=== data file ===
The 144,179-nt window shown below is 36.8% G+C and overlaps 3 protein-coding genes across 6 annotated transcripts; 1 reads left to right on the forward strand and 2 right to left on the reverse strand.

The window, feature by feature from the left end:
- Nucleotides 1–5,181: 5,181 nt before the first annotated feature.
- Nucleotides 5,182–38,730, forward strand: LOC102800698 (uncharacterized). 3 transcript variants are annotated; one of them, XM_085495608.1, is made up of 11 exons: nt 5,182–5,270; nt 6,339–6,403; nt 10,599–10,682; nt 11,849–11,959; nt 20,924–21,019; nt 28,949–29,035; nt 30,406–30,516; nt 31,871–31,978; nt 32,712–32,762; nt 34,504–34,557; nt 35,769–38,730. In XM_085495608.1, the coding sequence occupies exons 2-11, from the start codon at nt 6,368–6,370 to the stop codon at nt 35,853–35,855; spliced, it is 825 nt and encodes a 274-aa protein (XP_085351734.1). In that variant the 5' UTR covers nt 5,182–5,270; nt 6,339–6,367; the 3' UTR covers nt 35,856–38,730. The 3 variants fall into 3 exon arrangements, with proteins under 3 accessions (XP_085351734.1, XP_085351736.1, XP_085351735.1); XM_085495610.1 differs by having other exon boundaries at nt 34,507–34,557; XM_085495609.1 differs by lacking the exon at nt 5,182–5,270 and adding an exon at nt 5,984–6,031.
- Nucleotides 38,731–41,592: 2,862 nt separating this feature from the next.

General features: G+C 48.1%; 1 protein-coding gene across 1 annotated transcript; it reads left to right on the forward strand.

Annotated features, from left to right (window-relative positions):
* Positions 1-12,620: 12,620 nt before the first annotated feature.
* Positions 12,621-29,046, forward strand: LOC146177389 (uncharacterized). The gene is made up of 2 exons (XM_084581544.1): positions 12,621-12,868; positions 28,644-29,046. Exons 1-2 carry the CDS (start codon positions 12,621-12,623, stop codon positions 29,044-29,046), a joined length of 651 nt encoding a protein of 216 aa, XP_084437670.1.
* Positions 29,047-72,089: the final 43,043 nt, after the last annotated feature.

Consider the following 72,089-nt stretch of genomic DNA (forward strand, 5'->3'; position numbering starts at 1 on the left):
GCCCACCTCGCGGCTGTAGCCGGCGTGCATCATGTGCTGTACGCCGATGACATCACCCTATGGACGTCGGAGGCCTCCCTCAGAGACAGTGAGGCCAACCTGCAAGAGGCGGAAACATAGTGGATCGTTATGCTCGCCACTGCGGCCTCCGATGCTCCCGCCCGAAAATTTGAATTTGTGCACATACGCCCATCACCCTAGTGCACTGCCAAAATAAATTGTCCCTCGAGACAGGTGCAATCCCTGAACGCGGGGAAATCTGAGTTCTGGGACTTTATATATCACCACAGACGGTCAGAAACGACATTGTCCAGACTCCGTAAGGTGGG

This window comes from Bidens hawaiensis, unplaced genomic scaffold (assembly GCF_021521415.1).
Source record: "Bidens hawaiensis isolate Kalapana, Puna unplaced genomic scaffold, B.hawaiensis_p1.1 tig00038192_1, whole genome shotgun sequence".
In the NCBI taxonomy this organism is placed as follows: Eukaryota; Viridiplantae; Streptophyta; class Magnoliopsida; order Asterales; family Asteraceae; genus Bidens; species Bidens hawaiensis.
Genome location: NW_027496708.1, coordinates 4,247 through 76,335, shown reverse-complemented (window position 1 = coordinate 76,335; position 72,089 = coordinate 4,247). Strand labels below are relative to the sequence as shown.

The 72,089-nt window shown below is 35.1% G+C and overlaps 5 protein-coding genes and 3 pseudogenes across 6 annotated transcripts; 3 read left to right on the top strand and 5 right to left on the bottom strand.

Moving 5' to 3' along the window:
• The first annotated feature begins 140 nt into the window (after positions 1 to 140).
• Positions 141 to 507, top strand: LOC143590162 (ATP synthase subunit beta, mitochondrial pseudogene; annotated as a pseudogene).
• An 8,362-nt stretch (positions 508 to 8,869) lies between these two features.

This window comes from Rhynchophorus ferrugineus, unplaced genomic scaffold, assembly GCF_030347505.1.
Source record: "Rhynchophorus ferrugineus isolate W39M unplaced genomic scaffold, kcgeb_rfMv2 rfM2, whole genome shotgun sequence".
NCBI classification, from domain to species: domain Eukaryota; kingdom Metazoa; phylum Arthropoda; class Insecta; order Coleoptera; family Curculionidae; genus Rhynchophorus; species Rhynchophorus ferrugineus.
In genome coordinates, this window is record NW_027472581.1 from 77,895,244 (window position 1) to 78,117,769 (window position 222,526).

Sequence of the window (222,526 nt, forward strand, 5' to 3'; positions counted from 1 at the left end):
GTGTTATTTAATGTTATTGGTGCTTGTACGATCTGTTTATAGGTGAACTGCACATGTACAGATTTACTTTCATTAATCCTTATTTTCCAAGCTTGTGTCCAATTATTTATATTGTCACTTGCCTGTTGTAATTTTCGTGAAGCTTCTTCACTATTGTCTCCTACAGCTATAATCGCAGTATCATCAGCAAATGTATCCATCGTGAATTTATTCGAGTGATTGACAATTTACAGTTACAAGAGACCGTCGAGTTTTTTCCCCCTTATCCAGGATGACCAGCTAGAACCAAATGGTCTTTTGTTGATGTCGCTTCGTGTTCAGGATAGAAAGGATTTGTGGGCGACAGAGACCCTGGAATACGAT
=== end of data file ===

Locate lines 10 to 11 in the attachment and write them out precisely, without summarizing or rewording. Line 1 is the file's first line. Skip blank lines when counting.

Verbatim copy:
* Positions 29,047-72,089: the final 43,043 nt, after the last annotated feature.

Consider the following 72,089-nt stretch of genomic DNA (forward strand, 5'->3'; position numbering starts at 1 on the left):